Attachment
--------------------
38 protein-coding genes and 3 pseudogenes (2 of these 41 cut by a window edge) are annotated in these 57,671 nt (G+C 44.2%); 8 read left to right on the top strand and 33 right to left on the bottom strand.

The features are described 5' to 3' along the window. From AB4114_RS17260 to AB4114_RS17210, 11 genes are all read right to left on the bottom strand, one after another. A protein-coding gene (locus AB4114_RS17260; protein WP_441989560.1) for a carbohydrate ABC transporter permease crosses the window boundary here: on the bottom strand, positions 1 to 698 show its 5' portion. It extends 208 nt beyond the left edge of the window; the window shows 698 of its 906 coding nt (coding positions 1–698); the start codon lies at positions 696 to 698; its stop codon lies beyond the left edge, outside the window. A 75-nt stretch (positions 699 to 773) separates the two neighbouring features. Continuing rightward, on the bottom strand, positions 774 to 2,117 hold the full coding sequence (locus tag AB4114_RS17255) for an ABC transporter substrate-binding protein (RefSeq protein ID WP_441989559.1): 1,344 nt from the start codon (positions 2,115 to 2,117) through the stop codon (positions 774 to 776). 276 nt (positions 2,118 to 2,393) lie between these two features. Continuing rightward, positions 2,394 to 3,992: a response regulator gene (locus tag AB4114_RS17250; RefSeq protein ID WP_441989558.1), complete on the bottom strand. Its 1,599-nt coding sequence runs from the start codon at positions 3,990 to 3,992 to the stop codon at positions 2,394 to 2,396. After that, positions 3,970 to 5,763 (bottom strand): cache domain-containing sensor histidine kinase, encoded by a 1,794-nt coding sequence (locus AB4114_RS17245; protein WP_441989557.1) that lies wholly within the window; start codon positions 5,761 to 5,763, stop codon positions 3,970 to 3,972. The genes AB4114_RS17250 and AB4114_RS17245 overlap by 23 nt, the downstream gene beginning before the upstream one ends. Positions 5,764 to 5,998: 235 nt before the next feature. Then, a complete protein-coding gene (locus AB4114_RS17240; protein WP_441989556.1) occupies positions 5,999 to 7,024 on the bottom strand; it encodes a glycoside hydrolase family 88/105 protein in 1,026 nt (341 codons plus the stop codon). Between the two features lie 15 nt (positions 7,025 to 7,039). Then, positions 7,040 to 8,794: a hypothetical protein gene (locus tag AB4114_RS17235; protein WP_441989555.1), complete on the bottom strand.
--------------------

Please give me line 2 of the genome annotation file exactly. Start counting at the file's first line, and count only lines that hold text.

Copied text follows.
The features are described 5' to 3' along the window. From AB4114_RS17260 to AB4114_RS17210, 11 genes are all read right to left on the bottom strand, one after another. A protein-coding gene (locus AB4114_RS17260; protein WP_441989560.1) for a carbohydrate ABC transporter permease crosses the window boundary here: on the bottom strand, positions 1 to 698 show its 5' portion. It extends 208 nt beyond the left edge of the window; the window shows 698 of its 906 coding nt (coding positions 1–698); the start codon lies at positions 696 to 698; its stop codon lies beyond the left edge, outside the window. A 75-nt stretch (positions 699 to 773) separates the two neighbouring features. Continuing rightward, on the bottom strand, positions 774 to 2,117 hold the full coding sequence (locus tag AB4114_RS17255) for an ABC transporter substrate-binding protein (RefSeq protein ID WP_441989559.1): 1,344 nt from the start codon (positions 2,115 to 2,117) through the stop codon (positions 774 to 776). 276 nt (positions 2,118 to 2,393) lie between these two features. Continuing rightward, positions 2,394 to 3,992: a response regulator gene (locus tag AB4114_RS17250; RefSeq protein ID WP_441989558.1), complete on the bottom strand. Its 1,599-nt coding sequence runs from the start codon at positions 3,990 to 3,992 to the stop codon at positions 2,394 to 2,396. After that, positions 3,970 to 5,763 (bottom strand): cache domain-containing sensor histidine kinase, encoded by a 1,794-nt coding sequence (locus AB4114_RS17245; protein WP_441989557.1) that lies wholly within the window; start codon positions 5,761 to 5,763, stop codon positions 3,970 to 3,972. The genes AB4114_RS17250 and AB4114_RS17245 overlap by 23 nt, the downstream gene beginning before the upstream one ends. Positions 5,764 to 5,998: 235 nt before the next feature. Then, a complete protein-coding gene (locus AB4114_RS17240; protein WP_441989556.1) occupies positions 5,999 to 7,024 on the bottom strand; it encodes a glycoside hydrolase family 88/105 protein in 1,026 nt (341 codons plus the stop codon). Between the two features lie 15 nt (positions 7,025 to 7,039). Then, positions 7,040 to 8,794: a hypothetical protein gene (locus tag AB4114_RS17235; protein WP_441989555.1), complete on the bottom strand.